|The Story of the
Section 1 Germany and Berlin at the End of WWII
Section 2 In the Beginning Was the Lie
Section 3 The Cruel Border
Section 4 Checkpoint Charlie
Section 5 Breakthrough -- Part One
Section 6 The Wall
Section 7 Breakthrough -- Part Two
Section 9 The Brandenburg Gate
Section 10 The Final Breakthrough
'The eyes of all people are upon you."
Jimmy Carter, July 15, 1978
The Wall between Concrete, Art and the Exchange of Agents
The Berlin wall assumed its final appearance at the end of the 1970s, when the outer wall to the west was replaced by mass-produced sections of reinforced concrete. Strict security was maintained at all times, of course, with the construction teams having to work under close watch behind wire fences. Each segment of the wall was 11' 9 3/4" (3.6 m) high, 3' 11" (1.2 m) wide, 6" (15 cm) thick, and weighed over 2 1/2 tons. The segments had originally been developed in the early 1960s in order to build grain and fodder silos for East German farms. The white surface facing west quickly became a provocation for all genuine and would-be artists, who began to "beautify" the wall under the cover of night. Whether abstract or realistic pictures, graffiti or commentary, the Berlin wall had it all. It was strictly forbidden to approach the wall directly, much less touch it. The wall stood on East German territory and was therefore officially off-limits. The commentary was not infrequently full of bitter satire and wit, a reaction to the seemingly hopeless situation of life with the wall. For example, one person writing in English proclaimed "Look at the bright side of life." But the writing was laterally inverted, so it would have been pro perly legible only if the wall had become transparent - to someone seeing it from the eastern side.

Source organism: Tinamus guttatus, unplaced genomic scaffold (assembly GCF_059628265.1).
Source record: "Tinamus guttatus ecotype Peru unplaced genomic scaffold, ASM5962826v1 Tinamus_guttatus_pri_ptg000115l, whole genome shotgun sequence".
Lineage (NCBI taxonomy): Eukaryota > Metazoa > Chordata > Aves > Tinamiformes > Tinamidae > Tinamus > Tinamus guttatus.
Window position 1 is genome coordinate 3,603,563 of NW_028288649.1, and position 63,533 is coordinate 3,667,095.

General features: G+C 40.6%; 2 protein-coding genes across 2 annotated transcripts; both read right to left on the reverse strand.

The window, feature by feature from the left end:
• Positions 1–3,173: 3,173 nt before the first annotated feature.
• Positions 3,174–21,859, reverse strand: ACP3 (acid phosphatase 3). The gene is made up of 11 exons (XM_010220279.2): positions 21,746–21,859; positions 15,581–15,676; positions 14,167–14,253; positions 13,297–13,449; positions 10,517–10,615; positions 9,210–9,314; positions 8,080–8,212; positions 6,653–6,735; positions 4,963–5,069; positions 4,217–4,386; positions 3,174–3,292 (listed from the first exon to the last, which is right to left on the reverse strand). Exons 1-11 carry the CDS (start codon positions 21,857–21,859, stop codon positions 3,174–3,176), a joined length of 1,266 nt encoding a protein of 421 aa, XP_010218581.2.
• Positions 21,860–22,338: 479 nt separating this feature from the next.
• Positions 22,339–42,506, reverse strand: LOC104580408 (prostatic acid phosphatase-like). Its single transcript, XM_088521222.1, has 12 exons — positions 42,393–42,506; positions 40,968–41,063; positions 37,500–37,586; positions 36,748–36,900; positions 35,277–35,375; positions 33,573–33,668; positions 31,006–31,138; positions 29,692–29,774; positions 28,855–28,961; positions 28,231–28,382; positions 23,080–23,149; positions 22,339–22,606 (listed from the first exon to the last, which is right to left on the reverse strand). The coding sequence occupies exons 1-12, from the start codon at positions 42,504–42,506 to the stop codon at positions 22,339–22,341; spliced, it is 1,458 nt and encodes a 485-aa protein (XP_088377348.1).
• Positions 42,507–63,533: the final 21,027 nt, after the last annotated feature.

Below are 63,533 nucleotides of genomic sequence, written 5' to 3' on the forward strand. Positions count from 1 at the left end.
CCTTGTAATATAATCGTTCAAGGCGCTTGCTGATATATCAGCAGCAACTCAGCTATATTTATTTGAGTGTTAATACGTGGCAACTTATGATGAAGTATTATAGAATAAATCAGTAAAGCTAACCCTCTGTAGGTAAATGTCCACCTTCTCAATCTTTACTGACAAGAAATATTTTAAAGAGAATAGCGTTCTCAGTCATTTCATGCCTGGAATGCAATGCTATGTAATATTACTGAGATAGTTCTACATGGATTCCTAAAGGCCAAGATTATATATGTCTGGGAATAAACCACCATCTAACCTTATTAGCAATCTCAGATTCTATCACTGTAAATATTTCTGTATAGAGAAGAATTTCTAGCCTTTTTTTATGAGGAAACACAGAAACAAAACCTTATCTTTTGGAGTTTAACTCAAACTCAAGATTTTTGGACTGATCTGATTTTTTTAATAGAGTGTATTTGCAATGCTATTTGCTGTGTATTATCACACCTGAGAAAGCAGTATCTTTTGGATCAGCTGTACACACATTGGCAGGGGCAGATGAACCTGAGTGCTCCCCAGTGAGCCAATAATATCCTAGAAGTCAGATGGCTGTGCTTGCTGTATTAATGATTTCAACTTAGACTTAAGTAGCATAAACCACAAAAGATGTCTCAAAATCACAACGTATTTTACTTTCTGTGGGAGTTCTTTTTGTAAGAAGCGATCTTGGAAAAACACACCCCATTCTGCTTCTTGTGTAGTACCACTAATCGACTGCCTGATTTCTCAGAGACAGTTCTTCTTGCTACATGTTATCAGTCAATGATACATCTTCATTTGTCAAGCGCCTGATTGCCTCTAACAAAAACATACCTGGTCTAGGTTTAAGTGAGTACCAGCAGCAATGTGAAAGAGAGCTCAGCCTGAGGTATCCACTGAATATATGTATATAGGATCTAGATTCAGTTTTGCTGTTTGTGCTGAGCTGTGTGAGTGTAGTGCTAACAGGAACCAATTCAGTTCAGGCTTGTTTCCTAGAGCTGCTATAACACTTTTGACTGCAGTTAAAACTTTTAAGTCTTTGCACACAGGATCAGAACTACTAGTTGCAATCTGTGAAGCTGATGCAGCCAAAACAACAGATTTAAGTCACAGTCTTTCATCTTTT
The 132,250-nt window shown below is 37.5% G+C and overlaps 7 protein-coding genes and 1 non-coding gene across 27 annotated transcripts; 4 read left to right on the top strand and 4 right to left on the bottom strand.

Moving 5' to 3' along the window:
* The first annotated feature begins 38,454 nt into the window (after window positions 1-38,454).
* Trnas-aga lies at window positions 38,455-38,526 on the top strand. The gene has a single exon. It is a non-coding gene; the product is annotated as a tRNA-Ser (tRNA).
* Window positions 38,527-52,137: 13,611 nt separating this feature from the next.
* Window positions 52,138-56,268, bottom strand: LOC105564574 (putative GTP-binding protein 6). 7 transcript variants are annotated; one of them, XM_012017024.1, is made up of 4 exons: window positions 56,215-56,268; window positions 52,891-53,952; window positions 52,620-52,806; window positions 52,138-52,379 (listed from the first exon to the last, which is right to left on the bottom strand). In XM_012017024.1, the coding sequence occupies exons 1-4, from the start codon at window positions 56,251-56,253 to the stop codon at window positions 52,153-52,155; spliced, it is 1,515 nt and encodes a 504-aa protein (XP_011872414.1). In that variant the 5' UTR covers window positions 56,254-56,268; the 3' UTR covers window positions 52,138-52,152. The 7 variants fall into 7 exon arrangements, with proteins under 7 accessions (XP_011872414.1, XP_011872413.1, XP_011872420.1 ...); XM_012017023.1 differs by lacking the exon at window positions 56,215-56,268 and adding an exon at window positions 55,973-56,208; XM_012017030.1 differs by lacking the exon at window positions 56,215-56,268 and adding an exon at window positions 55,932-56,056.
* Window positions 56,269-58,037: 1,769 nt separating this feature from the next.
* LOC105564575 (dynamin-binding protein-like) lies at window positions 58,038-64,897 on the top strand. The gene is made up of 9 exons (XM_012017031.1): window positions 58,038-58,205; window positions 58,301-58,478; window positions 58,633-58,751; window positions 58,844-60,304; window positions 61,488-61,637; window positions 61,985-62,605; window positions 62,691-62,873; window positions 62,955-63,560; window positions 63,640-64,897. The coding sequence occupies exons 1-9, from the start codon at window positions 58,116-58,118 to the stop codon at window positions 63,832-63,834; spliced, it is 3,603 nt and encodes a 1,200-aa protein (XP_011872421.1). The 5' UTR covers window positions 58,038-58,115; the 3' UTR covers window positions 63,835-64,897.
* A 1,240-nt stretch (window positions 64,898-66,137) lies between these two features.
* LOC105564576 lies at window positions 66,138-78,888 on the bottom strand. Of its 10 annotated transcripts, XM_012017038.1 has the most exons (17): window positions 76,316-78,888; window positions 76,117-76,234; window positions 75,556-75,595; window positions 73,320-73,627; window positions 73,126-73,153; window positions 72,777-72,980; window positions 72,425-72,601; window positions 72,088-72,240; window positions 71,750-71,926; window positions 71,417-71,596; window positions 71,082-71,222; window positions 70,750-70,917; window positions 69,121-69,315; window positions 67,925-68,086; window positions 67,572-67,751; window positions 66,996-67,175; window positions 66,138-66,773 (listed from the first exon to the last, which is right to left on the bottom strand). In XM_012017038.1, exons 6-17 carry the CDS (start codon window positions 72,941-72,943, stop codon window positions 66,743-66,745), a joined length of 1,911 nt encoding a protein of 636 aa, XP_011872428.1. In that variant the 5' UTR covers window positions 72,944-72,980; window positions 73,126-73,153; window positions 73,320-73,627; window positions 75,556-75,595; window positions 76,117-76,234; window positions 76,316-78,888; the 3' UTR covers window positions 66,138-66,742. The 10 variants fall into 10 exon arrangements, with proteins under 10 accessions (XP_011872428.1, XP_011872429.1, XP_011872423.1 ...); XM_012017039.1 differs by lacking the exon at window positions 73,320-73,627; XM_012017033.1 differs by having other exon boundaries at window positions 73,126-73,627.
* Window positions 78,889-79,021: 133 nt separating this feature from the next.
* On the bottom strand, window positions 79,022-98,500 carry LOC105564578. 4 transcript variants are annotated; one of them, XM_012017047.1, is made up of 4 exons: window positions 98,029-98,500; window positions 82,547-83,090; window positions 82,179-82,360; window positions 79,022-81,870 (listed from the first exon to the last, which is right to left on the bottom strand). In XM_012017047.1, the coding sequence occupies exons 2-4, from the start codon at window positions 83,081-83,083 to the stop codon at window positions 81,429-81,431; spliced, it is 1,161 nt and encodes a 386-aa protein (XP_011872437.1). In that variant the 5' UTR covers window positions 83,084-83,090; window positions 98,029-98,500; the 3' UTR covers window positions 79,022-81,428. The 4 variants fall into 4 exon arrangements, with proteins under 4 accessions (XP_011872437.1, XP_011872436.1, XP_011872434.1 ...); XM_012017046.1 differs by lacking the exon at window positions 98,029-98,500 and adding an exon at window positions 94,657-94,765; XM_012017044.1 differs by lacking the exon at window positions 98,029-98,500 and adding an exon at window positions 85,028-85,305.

The frontier and its fortifications ultimately became so sophisticated that almost the only way to get from one side to the other was to do it legally. The Glienicke Bridge, aptly christened the "Bridge of Unity" by the East German authorities, linked Berlin with Potsdam and became the famous location for the exchange of agents, political prisoners, and dissidents. In 1962, for instance, it was here that the American pilot Gary Powers was exchanged after the U2 incident, in which he had been shot down over the Soviet Union. One of the last people to reach freedom via the Glienicke Bridge was the Soviet Jewish civil rights activist Anatoly Scharansky.
As a protest against the name given to the bridge, a sign was put up on its western side. It read: "Those who named this bridge the 'Bridge of Unity' also built the wall, put up barbed wire, created death strips, and are thereby preventing unity."